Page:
On Thursdays he would help my grandmother make what was called pea soup. This soup was an alchemy that involved the potting shed, a muslin cloth and took two days to conjure, and it was a routine that never varied until he died at 91. Apart from this one activity he sat in his armchair, twiddling his thumbs round and round. Only now, through his diaries, do I see what happened to him and why he was so emotionally damaged. It was a time when you just shut up and put up, when there was little or no help for ex-soldiers suffering the after-effects of war.

Edward Walker Gardner was born in 1880, in Penrith, Cumberland. At twenty, he was working for a watchmaker, a job he was to return to after the war, eventually opening a jewellers in Fishergate, Preston.



He married my grandmother, Annie Lucas, a Preston girl, in June, 1910. He was thirty, she a year older. They set up home close to Annie's parents in Preston and two years later, their only son was born. Married men were not conscripted to fight until June 1916 and it was in April 1917 that Edward was called up. He was posted to the Royal Garrison Artillery and throughout the war was a Gunner in 129 Heavy Battery.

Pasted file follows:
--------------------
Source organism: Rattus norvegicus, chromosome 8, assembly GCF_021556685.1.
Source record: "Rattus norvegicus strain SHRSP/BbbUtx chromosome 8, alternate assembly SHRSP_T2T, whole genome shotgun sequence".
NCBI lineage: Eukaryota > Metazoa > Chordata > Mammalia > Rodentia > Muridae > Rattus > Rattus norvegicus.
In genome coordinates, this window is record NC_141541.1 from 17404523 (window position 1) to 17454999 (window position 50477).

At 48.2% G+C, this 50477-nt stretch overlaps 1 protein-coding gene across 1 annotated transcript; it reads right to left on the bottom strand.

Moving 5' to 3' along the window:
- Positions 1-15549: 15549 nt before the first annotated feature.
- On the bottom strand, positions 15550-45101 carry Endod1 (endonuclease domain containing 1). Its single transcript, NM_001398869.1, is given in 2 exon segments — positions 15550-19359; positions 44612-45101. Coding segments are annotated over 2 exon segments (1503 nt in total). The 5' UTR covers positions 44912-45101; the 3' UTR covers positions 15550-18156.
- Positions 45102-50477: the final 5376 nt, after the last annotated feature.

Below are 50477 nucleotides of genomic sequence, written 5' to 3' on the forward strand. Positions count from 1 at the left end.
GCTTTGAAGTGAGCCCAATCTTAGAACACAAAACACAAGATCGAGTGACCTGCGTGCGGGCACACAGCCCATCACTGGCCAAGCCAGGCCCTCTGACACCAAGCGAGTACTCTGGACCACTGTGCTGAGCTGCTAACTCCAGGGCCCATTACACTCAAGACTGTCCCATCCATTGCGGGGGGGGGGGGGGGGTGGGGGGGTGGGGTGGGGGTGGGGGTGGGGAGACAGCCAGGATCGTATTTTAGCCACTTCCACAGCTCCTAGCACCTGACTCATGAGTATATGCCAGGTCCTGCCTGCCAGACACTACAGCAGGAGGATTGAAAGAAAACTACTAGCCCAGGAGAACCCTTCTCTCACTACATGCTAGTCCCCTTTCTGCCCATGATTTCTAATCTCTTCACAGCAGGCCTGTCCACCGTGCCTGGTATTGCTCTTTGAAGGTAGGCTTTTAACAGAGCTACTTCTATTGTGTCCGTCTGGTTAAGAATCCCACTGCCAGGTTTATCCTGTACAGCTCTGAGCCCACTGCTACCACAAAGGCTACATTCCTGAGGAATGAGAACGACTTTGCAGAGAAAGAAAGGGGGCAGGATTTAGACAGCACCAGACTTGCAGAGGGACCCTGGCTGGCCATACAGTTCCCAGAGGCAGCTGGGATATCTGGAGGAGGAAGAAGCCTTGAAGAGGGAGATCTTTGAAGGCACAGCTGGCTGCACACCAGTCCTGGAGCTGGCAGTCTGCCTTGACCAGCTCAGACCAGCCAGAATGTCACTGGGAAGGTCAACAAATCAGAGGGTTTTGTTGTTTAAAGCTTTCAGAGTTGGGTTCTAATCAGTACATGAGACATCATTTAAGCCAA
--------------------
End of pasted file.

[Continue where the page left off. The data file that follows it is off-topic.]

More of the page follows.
Before the war broke out he had been a cycling fanatic. There is a wonderful picture of him standing with his bike in a striped cycling outfit and a moustache to be proud of. In short, he looked a confident, handsome man. Between that photograph and the man I knew was the Great War.

These extracts from Edward's diary were written during the advance on Passchendaele.

1917

Mon 22 October

Just been in bed an hour when called out at 9 pm to proceed to Iron Cross with a couple of the guns. Went to the Wagon lines & from there on past the canal. I was with A Sub gun & all went well until we reached the Iron Cross roads. Here the drivers of the team took too wide a sweep to miss a shell hole with the result the off wheel of the gun left the track and sank nearly axle deep in the mud. The night was pitch dark & Jerry was lobbing over shrapnel just to liven us up a bit & to put the tin hat on the job it commenced to rain. In spite of all the efforts of the men & horses we could not shift the gun. We were just getting the jacks ready to lift the wheel when a driver rode up & said the other gun was stuck near the canal & all the men were required to assist in getting it out. It was now about 1 am in the morning & we were pretty wet already. Back we trudged along the plank road for a distance of about a couple of miles, finding the other party busy with the gun which like our own lay with one wheel off the track. It was an hour's hard work to get it up & once more the team was hitched in & we went forward. Everything went well & we passed our gun, turned the corner safely round the crossroads. A few dozen yards further there was another turn & this time the drivers again bungled it, so that the gun was bogged once more, this time worse than ever.